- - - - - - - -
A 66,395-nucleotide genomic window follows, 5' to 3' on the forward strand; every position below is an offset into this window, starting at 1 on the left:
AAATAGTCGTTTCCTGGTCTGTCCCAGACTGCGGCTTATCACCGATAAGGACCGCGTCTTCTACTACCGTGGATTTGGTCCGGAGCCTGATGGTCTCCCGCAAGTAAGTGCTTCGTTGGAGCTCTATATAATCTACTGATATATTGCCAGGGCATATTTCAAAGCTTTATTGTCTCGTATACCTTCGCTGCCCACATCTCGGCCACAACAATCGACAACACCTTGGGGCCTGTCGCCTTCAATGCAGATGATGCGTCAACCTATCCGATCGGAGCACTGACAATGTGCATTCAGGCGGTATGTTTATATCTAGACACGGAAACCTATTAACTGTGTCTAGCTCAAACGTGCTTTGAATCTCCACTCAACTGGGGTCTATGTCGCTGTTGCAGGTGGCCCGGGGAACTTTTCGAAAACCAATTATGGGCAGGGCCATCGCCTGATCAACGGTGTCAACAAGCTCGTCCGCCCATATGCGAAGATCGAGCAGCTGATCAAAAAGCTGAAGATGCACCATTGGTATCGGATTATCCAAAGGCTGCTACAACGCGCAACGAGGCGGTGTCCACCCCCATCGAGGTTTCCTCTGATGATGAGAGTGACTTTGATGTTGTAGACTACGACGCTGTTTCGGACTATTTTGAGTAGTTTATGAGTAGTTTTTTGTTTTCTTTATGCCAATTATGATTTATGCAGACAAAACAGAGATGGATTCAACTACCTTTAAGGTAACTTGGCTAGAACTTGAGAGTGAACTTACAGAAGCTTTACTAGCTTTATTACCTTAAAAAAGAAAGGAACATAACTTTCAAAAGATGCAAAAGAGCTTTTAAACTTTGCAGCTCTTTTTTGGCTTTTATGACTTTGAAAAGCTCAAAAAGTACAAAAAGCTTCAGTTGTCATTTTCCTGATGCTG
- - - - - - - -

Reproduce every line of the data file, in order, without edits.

A 66,395-nucleotide genomic window follows, 5' to 3' on the forward strand; every position below is an offset into this window, starting at 1 on the left:
AAATAGTCGTTTCCTGGTCTGTCCCAGACTGCGGCTTATCACCGATAAGGACCGCGTCTTCTACTACCGTGGATTTGGTCCGGAGCCTGATGGTCTCCCGCAAGTAAGTGCTTCGTTGGAGCTCTATATAATCTACTGATATATTGCCAGGGCATATTTCAAAGCTTTATTGTCTCGTATACCTTCGCTGCCCACATCTCGGCCACAACAATCGACAACACCTTGGGGCCTGTCGCCTTCAATGCAGATGATGCGTCAACCTATCCGATCGGAGCACTGACAATGTGCATTCAGGCGGTATGTTTATATCTAGACACGGAAACCTATTAACTGTGTCTAGCTCAAACGTGCTTTGAATCTCCACTCAACTGGGGTCTATGTCGCTGTTGCAGGTGGCCCGGGGAACTTTTCGAAAACCAATTATGGGCAGGGCCATCGCCTGATCAACGGTGTCAACAAGCTCGTCCGCCCATATGCGAAGATCGAGCAGCTGATCAAAAAGCTGAAGATGCACCATTGGTATCGGATTATCCAAAGGCTGCTACAACGCGCAACGAGGCGGTGTCCACCCCCATCGAGGTTTCCTCTGATGATGAGAGTGACTTTGATGTTGTAGACTACGACGCTGTTTCGGACTATTTTGAGTAGTTTATGAGTAGTTTTTTGTTTTCTTTATGCCAATTATGATTTATGCAGACAAAACAGAGATGGATTCAACTACCTTTAAGGTAACTTGGCTAGAACTTGAGAGTGAACTTACAGAAGCTTTACTAGCTTTATTACCTTAAAAAAGAAAGGAACATAACTTTCAAAAGATGCAAAAGAGCTTTTAAACTTTGCAGCTCTTTTTTGGCTTTTATGACTTTGAAAAGCTCAAAAAGTACAAAAAGCTTCAGTTGTCATTTTCCTGATGCTG